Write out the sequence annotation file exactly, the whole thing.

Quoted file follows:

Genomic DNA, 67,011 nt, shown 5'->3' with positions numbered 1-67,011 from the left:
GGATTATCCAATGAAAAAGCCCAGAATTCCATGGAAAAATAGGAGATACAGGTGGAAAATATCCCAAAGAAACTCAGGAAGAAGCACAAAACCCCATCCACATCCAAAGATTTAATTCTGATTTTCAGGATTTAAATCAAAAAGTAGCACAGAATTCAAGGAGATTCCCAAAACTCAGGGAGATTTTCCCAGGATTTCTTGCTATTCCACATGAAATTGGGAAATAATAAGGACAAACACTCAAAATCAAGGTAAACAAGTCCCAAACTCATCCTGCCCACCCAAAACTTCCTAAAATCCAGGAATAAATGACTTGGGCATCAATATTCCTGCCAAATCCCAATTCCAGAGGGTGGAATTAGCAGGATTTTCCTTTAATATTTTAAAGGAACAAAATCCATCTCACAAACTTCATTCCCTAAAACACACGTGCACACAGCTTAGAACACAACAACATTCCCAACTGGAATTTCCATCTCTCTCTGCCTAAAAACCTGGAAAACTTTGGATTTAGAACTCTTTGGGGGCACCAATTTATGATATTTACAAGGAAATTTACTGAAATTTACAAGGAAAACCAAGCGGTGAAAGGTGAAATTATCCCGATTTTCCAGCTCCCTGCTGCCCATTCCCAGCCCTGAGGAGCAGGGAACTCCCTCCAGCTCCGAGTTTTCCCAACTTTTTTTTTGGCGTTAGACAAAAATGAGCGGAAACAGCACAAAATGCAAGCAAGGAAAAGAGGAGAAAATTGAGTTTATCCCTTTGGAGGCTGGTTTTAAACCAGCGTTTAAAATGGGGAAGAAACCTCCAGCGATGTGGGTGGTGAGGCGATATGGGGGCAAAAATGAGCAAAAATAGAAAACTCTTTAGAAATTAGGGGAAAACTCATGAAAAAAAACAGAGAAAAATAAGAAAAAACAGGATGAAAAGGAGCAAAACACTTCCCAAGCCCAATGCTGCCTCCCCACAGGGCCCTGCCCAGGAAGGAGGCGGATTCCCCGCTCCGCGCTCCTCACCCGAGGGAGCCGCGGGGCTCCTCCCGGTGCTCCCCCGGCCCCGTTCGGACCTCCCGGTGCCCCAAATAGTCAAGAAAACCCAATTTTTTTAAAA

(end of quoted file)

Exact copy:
Genomic DNA, 67,011 nt, shown 5'->3' with positions numbered 1-67,011 from the left:
GGATTATCCAATGAAAAAGCCCAGAATTCCATGGAAAAATAGGAGATACAGGTGGAAAATATCCCAAAGAAACTCAGGAAGAAGCACAAAACCCCATCCACATCCAAAGATTTAATTCTGATTTTCAGGATTTAAATCAAAAAGTAGCACAGAATTCAAGGAGATTCCCAAAACTCAGGGAGATTTTCCCAGGATTTCTTGCTATTCCACATGAAATTGGGAAATAATAAGGACAAACACTCAAAATCAAGGTAAACAAGTCCCAAACTCATCCTGCCCACCCAAAACTTCCTAAAATCCAGGAATAAATGACTTGGGCATCAATATTCCTGCCAAATCCCAATTCCAGAGGGTGGAATTAGCAGGATTTTCCTTTAATATTTTAAAGGAACAAAATCCATCTCACAAACTTCATTCCCTAAAACACACGTGCACACAGCTTAGAACACAACAACATTCCCAACTGGAATTTCCATCTCTCTCTGCCTAAAAACCTGGAAAACTTTGGATTTAGAACTCTTTGGGGGCACCAATTTATGATATTTACAAGGAAATTTACTGAAATTTACAAGGAAAACCAAGCGGTGAAAGGTGAAATTATCCCGATTTTCCAGCTCCCTGCTGCCCATTCCCAGCCCTGAGGAGCAGGGAACTCCCTCCAGCTCCGAGTTTTCCCAACTTTTTTTTTGGCGTTAGACAAAAATGAGCGGAAACAGCACAAAATGCAAGCAAGGAAAAGAGGAGAAAATTGAGTTTATCCCTTTGGAGGCTGGTTTTAAACCAGCGTTTAAAATGGGGAAGAAACCTCCAGCGATGTGGGTGGTGAGGCGATATGGGGGCAAAAATGAGCAAAAATAGAAAACTCTTTAGAAATTAGGGGAAAACTCATGAAAAAAAACAGAGAAAAATAAGAAAAAACAGGATGAAAAGGAGCAAAACACTTCCCAAGCCCAATGCTGCCTCCCCACAGGGCCCTGCCCAGGAAGGAGGCGGATTCCCCGCTCCGCGCTCCTCACCCGAGGGAGCCGCGGGGCTCCTCCCGGTGCTCCCCCGGCCCCGTTCGGACCTCCCGGTGCCCCAAATAGTCAAGAAAACCCAATTTTTTTAAAA